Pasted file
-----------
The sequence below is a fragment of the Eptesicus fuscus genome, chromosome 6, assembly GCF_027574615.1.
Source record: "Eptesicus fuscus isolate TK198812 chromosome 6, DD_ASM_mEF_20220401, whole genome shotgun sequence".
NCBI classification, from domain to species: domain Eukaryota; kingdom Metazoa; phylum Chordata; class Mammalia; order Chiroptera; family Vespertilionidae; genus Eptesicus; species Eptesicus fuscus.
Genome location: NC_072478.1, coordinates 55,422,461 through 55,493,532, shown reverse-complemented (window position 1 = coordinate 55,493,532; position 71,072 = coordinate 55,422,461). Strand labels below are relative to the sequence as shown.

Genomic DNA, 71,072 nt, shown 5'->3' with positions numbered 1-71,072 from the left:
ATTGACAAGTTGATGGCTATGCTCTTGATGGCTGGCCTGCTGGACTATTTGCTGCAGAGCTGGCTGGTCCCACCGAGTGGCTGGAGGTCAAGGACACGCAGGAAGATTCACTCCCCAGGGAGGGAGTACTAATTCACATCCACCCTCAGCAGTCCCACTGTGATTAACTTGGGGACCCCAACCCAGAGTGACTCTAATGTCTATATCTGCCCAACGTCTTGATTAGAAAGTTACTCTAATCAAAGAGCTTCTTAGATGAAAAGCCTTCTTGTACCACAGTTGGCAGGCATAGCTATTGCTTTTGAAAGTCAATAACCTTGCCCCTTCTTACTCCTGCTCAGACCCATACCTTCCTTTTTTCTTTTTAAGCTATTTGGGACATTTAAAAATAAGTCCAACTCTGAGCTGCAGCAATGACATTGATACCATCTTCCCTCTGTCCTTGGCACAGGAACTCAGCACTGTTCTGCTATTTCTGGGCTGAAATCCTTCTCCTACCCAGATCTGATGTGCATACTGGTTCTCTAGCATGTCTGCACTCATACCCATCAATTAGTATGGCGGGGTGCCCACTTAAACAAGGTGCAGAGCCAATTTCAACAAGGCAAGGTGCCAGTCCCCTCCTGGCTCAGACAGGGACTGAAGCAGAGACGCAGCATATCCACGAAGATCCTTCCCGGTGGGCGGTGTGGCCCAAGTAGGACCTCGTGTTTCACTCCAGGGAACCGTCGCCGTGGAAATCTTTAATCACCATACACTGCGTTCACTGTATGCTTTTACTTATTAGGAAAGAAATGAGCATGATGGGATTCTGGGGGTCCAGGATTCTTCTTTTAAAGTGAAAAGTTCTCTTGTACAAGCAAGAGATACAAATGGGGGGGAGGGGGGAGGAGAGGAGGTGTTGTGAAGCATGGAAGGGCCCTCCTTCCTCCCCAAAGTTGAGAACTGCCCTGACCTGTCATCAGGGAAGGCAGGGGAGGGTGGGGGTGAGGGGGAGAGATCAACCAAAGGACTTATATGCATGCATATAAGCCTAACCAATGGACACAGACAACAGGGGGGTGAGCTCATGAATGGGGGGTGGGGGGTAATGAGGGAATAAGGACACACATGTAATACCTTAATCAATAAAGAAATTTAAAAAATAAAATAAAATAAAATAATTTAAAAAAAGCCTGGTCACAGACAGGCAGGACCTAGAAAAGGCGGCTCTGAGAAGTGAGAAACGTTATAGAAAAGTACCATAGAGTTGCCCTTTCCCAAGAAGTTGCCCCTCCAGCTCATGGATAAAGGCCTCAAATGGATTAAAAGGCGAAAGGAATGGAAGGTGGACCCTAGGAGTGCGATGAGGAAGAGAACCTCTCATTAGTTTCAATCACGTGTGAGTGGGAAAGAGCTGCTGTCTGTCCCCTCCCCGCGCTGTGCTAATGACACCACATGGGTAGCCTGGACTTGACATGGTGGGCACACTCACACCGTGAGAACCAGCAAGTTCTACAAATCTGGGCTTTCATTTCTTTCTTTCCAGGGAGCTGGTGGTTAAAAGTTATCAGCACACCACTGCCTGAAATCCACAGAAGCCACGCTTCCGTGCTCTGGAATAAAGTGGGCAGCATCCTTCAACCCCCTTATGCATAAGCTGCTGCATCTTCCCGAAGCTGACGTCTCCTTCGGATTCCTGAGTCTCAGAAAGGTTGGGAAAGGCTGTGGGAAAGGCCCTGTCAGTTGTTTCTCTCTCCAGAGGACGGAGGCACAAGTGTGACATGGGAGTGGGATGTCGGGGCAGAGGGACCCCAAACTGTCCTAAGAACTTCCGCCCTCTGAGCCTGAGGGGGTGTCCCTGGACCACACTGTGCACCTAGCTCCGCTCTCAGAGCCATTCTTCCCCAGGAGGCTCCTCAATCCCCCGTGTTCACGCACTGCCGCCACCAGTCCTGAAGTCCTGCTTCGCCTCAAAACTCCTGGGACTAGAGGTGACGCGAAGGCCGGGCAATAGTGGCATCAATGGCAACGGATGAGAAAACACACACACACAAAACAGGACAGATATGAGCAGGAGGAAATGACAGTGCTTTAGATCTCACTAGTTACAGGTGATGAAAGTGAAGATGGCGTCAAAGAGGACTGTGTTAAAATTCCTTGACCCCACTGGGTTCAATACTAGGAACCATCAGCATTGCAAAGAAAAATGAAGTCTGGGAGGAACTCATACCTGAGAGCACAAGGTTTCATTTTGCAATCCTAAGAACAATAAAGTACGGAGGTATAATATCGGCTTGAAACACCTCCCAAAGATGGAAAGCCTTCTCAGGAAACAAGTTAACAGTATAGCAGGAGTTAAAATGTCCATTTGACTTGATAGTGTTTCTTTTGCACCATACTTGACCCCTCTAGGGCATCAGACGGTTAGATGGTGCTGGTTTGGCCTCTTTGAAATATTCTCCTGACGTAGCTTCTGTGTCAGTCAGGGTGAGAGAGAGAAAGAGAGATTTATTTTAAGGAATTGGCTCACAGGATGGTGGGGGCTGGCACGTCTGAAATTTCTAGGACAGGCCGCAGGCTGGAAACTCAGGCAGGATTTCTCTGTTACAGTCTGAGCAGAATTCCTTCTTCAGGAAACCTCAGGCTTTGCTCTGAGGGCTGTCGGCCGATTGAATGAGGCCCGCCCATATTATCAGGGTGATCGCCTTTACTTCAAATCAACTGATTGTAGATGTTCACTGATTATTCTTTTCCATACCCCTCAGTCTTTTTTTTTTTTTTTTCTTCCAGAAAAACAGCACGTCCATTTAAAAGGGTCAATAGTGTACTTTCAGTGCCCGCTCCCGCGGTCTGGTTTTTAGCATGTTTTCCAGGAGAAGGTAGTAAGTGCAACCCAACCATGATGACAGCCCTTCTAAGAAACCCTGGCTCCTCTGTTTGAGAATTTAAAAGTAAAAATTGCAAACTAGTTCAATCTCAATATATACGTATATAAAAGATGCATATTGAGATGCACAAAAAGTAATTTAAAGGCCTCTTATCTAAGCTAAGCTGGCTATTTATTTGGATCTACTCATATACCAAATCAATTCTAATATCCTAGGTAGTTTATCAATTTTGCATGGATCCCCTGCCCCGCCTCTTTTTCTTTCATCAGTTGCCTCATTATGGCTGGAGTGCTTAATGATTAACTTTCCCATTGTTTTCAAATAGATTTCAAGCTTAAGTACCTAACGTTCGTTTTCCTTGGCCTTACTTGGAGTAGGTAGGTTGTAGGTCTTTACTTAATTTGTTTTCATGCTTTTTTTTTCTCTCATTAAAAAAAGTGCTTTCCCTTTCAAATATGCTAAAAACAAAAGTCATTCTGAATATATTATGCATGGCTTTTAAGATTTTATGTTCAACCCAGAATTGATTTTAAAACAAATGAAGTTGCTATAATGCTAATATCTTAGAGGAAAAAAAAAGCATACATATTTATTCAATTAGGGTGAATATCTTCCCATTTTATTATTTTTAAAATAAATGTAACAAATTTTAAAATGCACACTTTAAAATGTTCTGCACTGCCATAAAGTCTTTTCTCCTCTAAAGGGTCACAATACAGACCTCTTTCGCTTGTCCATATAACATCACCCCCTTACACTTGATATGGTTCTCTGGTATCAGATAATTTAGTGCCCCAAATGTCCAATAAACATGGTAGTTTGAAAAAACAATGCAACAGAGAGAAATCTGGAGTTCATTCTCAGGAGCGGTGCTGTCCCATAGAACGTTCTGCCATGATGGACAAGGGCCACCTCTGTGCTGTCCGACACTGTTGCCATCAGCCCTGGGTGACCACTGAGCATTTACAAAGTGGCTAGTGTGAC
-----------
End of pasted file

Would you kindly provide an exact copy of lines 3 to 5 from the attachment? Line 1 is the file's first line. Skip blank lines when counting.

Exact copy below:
NCBI classification, from domain to species: domain Eukaryota; kingdom Metazoa; phylum Chordata; class Mammalia; order Chiroptera; family Vespertilionidae; genus Eptesicus; species Eptesicus fuscus.
Genome location: NC_072478.1, coordinates 55,422,461 through 55,493,532, shown reverse-complemented (window position 1 = coordinate 55,493,532; position 71,072 = coordinate 55,422,461). Strand labels below are relative to the sequence as shown.

Genomic DNA, 71,072 nt, shown 5'->3' with positions numbered 1-71,072 from the left: